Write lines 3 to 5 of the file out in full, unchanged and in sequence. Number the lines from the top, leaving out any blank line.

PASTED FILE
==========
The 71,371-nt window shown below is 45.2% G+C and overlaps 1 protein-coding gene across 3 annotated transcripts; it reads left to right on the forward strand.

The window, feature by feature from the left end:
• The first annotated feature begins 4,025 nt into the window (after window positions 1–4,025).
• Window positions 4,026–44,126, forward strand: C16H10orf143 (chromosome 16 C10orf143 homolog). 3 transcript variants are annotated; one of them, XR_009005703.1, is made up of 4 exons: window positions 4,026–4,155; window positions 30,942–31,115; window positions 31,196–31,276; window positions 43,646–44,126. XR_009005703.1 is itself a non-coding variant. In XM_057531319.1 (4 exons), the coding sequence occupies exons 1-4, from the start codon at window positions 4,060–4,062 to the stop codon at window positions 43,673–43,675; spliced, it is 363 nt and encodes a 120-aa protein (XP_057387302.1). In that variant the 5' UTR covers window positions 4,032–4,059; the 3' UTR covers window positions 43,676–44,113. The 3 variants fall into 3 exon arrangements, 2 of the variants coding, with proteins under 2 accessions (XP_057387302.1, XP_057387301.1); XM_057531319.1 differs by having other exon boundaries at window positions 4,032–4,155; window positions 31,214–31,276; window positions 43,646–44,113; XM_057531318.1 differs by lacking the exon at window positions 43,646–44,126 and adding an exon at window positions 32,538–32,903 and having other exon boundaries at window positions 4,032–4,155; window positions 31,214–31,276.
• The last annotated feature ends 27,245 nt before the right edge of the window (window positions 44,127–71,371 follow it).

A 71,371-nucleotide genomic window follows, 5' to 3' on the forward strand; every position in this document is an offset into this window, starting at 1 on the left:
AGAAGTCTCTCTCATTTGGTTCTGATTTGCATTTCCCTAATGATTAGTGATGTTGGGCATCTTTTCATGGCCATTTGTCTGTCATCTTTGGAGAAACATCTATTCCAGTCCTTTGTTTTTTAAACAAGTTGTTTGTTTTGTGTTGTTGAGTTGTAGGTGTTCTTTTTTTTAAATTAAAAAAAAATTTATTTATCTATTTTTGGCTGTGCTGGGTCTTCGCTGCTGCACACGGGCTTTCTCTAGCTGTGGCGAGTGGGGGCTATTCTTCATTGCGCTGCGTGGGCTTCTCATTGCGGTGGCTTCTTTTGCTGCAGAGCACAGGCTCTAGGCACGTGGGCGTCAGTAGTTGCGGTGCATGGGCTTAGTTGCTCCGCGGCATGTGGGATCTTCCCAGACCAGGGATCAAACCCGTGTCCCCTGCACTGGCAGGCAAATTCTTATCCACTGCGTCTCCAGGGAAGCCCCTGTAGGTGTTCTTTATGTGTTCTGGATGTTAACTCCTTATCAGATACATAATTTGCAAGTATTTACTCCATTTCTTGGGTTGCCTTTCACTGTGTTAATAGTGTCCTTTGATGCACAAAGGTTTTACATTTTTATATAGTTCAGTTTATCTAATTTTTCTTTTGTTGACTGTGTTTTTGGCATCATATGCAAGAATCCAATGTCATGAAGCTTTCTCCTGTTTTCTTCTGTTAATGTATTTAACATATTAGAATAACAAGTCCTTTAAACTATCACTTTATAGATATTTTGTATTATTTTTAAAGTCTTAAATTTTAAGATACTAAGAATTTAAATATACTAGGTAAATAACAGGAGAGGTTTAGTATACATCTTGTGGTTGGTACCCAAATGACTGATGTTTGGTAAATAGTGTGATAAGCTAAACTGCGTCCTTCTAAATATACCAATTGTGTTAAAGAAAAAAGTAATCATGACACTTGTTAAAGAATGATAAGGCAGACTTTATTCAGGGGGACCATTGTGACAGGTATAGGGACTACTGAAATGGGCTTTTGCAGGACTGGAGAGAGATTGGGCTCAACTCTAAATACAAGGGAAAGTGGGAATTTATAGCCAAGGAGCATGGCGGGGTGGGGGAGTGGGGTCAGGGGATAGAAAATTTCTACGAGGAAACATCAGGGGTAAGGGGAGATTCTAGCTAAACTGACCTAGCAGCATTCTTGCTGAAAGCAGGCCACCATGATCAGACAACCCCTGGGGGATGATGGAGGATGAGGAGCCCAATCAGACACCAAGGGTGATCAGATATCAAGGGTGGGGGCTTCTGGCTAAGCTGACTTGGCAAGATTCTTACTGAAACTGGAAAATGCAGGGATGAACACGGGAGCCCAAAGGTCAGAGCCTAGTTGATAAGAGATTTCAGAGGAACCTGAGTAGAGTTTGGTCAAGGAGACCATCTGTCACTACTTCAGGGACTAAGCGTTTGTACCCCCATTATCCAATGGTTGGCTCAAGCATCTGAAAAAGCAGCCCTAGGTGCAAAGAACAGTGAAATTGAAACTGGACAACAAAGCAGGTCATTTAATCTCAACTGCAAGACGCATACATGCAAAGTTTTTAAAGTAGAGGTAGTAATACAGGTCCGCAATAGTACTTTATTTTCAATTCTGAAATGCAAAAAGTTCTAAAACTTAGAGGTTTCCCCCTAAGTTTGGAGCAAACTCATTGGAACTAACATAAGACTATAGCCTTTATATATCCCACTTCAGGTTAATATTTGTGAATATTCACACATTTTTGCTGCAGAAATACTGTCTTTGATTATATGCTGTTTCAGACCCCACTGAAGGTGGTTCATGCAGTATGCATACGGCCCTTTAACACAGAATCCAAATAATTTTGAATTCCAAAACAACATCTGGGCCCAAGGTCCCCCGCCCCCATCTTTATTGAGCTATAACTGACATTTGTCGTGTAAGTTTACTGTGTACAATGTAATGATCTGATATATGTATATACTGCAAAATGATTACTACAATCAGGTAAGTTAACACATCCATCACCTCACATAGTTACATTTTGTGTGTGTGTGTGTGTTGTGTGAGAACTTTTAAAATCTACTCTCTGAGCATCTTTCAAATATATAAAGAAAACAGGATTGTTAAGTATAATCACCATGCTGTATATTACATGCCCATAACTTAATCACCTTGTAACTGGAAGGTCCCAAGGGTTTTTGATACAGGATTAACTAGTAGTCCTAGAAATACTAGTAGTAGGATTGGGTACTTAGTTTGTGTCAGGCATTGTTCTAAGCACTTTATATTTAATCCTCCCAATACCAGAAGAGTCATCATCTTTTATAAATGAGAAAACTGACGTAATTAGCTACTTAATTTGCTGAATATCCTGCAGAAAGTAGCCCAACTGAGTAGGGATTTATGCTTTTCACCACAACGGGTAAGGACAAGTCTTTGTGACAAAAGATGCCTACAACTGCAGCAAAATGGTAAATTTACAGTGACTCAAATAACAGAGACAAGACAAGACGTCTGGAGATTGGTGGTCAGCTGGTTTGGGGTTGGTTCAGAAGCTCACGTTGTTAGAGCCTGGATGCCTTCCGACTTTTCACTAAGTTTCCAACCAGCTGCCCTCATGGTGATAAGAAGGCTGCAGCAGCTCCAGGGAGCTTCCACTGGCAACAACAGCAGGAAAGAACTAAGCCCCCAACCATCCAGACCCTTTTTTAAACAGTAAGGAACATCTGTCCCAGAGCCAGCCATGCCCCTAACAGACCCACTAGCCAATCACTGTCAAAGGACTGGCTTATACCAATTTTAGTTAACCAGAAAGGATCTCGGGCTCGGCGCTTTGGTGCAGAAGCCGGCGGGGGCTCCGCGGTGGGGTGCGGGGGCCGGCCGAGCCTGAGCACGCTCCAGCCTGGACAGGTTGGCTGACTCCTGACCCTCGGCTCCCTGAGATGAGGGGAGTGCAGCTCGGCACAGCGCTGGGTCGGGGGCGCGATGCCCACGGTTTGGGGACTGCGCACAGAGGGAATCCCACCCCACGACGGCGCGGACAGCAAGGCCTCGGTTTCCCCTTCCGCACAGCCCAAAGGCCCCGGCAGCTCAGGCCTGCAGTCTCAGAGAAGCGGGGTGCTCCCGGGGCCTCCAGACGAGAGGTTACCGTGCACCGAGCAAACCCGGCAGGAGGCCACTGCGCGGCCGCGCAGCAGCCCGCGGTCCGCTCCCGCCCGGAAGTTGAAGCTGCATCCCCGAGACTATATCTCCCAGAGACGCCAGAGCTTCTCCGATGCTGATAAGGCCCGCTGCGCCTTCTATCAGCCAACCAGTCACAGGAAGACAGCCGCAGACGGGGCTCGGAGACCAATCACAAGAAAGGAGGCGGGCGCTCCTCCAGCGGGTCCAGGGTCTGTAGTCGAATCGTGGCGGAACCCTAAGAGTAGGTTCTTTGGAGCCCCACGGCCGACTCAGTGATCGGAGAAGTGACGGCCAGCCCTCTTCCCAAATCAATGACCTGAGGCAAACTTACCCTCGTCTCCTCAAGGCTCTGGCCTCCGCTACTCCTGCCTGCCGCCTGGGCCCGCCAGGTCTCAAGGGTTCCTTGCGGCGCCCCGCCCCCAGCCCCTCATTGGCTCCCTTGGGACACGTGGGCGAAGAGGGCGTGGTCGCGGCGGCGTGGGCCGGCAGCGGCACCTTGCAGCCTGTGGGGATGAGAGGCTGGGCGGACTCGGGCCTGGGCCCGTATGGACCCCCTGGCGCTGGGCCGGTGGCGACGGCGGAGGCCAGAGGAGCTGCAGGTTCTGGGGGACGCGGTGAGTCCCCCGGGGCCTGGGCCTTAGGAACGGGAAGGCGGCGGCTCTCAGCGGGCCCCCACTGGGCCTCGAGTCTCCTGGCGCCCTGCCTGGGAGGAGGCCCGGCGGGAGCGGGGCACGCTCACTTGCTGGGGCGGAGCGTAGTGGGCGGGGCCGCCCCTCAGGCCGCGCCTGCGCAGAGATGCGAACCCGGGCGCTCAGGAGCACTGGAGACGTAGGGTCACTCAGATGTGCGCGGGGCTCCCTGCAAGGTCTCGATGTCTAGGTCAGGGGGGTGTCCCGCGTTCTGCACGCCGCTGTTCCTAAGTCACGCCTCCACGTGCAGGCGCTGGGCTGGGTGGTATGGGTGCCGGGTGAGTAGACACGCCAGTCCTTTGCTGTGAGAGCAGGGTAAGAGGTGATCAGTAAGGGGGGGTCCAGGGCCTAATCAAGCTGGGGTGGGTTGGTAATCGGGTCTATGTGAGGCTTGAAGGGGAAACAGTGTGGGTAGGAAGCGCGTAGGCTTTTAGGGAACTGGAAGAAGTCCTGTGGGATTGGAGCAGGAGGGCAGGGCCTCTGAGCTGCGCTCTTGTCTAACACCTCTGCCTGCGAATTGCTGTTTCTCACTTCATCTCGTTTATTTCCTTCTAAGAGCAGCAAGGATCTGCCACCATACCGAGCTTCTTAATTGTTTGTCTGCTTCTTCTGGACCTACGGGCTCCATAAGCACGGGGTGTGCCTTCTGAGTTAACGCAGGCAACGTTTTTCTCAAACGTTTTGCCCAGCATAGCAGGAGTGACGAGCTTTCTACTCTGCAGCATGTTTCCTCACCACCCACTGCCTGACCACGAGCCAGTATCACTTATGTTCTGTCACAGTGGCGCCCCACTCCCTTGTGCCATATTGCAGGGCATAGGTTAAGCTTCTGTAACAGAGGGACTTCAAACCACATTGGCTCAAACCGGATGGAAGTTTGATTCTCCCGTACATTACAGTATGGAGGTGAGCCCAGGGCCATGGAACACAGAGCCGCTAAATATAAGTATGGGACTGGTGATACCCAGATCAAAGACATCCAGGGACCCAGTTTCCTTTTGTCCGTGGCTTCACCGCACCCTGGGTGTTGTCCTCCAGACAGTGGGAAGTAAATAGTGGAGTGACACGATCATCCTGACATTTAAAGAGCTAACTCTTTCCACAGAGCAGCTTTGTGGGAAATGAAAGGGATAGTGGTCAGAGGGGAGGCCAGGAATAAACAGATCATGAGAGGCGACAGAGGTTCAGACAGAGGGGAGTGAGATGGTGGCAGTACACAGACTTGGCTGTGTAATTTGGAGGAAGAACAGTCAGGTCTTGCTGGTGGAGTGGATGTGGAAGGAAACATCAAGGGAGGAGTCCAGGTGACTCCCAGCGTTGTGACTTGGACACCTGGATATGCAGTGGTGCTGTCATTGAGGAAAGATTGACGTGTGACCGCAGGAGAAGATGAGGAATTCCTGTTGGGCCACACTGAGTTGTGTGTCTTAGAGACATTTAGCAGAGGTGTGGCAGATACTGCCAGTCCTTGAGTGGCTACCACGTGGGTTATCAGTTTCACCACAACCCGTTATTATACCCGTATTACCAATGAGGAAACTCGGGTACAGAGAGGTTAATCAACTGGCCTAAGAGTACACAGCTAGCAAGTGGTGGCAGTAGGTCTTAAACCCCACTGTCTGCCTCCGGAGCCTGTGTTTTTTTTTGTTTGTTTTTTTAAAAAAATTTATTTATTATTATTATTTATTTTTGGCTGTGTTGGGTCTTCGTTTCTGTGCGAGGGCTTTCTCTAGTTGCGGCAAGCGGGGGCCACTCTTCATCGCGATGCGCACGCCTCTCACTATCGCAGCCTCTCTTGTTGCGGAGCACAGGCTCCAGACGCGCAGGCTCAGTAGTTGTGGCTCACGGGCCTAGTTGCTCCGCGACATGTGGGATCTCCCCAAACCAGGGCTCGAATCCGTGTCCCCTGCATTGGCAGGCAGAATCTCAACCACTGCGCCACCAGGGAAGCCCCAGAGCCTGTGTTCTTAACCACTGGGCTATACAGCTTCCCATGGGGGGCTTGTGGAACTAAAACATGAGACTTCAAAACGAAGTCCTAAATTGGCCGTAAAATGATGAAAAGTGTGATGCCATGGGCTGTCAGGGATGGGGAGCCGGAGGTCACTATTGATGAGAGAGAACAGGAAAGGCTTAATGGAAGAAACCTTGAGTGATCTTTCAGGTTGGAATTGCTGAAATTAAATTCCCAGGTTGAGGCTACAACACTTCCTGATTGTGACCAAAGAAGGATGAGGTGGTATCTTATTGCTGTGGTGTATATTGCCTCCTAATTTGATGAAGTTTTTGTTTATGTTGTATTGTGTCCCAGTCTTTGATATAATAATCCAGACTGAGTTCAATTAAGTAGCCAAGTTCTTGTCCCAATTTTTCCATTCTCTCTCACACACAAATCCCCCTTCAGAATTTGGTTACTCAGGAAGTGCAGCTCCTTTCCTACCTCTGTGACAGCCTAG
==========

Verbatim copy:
• The first annotated feature begins 4,025 nt into the window (after window positions 1–4,025).
• Window positions 4,026–44,126, forward strand: C16H10orf143 (chromosome 16 C10orf143 homolog). 3 transcript variants are annotated; one of them, XR_009005703.1, is made up of 4 exons: window positions 4,026–4,155; window positions 30,942–31,115; window positions 31,196–31,276; window positions 43,646–44,126. XR_009005703.1 is itself a non-coding variant. In XM_057531319.1 (4 exons), the coding sequence occupies exons 1-4, from the start codon at window positions 4,060–4,062 to the stop codon at window positions 43,673–43,675; spliced, it is 363 nt and encodes a 120-aa protein (XP_057387302.1). In that variant the 5' UTR covers window positions 4,032–4,059; the 3' UTR covers window positions 43,676–44,113. The 3 variants fall into 3 exon arrangements, 2 of the variants coding, with proteins under 2 accessions (XP_057387302.1, XP_057387301.1); XM_057531319.1 differs by having other exon boundaries at window positions 4,032–4,155; window positions 31,214–31,276; window positions 43,646–44,113; XM_057531318.1 differs by lacking the exon at window positions 43,646–44,126 and adding an exon at window positions 32,538–32,903 and having other exon boundaries at window positions 4,032–4,155; window positions 31,214–31,276.
• The last annotated feature ends 27,245 nt before the right edge of the window (window positions 44,127–71,371 follow it).